An 8-year longitudinal study on social issues is impressive. According to this special journal, several studies, in addition to the aforementioned, point out that parents adjust their parenting style and expectations as they become more comfortable with the adopted American culture. I would love to delve further into the how’s and why’s. What would be the trigger to change someone’s perspectives? A shouting match at a Moscow café? Or, a more subtle observation? A concerted and methodical approach? Or, an evolution brought about by many conversations with children and adults? 

Longitudinal and comparative studies would also shed light on the definition of “success.” Chua and Rubenfeld do allow people to change their attitude over time. They claim that by the third generation, most “successful” immigrant groups would lose their edge as their “triple” assets erode. As this AAPA special journal points out: As immigrant parents live and learn, many modify their parenting over time, even within one generation. Logically, one’s definition of “success” would evolve over time as well.

Just these issues alone would keep me busy, but I also want to add another dimension, parenting within interracial marriage. How does the cross-cultural couple “negotiate” their cultural expectations?  By “negotiating,” I don’t mean that they sit down, delineate point by point, and hash out their differences.  However, to what extent these cross-cultural or interracial couples actually discuss their cultural differences? In what ways do they see their cultural mapping as an advantage or a challenge? I am quite certain such studies are out there already, but prodded by “The Triple Package,” new studies may focus on how parenting within interracial marriage impacts children’s academic performance, emotional and developmental adjustment, definition of “success,” etc.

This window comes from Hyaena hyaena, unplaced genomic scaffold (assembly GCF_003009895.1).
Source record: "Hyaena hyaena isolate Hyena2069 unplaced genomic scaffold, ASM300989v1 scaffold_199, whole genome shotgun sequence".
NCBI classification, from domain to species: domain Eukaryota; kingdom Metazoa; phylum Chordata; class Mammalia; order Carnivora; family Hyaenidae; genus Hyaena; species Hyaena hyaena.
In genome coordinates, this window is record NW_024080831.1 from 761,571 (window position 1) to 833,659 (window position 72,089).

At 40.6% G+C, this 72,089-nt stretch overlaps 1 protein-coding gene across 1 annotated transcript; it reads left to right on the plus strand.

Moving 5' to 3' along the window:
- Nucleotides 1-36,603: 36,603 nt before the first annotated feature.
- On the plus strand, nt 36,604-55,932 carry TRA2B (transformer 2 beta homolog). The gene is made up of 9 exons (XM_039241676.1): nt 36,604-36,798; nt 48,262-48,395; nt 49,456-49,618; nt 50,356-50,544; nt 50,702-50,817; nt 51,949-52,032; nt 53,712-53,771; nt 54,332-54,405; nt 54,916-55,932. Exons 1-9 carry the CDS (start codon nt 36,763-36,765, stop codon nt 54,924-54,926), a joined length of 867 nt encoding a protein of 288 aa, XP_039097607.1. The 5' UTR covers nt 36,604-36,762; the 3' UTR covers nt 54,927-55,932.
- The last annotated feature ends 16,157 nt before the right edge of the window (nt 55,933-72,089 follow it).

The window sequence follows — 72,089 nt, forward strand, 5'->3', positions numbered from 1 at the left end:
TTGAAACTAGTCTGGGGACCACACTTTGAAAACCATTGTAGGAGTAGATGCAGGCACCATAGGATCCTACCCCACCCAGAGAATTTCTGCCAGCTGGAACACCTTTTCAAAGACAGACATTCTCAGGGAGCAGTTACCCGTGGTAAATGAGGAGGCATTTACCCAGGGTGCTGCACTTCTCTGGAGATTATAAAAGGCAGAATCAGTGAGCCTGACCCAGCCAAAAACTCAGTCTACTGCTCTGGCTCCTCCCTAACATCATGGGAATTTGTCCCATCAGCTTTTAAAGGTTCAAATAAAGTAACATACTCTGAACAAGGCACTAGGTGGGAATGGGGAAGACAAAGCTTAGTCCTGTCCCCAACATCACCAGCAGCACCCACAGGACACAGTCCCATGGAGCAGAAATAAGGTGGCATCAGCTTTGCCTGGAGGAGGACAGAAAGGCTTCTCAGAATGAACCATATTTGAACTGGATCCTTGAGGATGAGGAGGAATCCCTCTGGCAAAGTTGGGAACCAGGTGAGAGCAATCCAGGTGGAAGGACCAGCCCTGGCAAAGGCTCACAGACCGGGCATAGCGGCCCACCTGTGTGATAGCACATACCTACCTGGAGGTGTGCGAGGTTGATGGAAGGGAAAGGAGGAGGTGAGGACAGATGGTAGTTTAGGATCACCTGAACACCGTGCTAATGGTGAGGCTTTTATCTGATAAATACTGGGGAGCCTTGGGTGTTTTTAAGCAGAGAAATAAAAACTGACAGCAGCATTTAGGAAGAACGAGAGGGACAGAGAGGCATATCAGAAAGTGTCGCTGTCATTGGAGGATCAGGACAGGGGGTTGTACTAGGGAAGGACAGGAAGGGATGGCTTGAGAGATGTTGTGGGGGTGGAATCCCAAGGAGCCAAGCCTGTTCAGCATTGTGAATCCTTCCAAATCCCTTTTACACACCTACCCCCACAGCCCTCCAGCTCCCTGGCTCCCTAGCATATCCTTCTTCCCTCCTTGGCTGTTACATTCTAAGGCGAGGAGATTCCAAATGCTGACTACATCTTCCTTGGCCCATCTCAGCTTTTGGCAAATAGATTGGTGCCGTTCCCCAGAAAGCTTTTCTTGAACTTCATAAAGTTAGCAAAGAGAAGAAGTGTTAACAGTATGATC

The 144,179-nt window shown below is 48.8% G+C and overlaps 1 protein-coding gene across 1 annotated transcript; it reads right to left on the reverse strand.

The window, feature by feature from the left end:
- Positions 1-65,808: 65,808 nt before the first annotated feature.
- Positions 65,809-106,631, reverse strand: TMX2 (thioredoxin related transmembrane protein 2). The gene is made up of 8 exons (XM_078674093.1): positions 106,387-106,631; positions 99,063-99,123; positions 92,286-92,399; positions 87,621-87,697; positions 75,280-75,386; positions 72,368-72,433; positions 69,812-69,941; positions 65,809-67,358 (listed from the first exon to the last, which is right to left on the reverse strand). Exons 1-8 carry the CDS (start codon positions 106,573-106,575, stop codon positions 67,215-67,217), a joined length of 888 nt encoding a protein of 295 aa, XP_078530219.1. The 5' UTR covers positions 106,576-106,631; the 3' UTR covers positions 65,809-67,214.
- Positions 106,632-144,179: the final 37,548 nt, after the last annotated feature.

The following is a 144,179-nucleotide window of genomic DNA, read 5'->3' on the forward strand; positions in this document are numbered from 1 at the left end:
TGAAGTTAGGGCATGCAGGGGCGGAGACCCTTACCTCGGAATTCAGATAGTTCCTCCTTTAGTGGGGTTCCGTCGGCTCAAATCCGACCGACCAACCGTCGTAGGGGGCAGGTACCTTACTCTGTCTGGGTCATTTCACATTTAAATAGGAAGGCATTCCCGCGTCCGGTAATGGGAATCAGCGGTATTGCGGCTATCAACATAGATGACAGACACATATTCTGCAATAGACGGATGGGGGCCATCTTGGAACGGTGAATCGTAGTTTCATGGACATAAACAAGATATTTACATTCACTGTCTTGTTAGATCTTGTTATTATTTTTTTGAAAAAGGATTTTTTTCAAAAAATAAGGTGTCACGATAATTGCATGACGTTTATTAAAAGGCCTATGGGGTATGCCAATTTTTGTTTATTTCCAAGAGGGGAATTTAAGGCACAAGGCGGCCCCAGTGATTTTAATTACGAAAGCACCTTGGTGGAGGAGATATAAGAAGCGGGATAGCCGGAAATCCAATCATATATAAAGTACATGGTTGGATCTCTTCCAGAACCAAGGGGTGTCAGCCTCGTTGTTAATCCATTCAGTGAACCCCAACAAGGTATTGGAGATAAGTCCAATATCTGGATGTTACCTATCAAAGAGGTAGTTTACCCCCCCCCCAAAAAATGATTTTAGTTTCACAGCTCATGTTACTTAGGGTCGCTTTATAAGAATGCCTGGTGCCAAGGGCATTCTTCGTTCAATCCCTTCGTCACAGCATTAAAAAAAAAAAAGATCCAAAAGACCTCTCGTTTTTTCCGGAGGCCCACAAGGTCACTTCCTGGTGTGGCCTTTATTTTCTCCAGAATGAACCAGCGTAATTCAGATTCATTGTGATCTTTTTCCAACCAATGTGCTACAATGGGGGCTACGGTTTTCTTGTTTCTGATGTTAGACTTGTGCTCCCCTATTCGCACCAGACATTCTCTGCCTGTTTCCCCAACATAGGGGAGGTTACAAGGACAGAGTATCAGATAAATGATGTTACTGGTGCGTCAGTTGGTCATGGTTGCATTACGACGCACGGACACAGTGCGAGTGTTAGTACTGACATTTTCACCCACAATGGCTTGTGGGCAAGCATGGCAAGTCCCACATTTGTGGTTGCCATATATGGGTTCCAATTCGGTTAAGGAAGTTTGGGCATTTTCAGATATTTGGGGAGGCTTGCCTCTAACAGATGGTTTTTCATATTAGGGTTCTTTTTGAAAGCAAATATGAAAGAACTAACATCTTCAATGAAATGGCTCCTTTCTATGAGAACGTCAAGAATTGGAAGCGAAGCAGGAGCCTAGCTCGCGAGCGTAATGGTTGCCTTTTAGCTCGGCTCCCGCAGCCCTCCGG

Fantasy over, I am also realistic about how such studies are likely to have little impact on our collective understanding and thinking. Academic studies and writings just do not catch public attention; trade books like “The Triple Package” do. Unfortunately, the former lends credibility but reaches a small audience while the latter enjoys publicity yet is potentially misleading. 

How do we create a “tipping point?” But who’s to decide which direction to tip? 

Till next time,

Staying Sane and Charging Ahead.

Direct Contact:  taso100@gmail.com

Editor’s note: Dr. Yang has a PhD in Management from the Wharton Business School of the University of Pennsylvania. She taught at Wharton for a number of years, and consulted for small groups and small organizations and on cross-cultural issues. Her professional worldview comprises three pillars: 1. All organizations are social systems in which elements are inter-related. 2. To improve organizations, the focus should be on the positive dimensions on which to build. This philosophical foundation is Appreciative Inquiry. 3. Yang subscribes to the methodological perspective that she is part of the instrument from which to gain quality data from respondents, and with which to compare and contrast with others’ realities.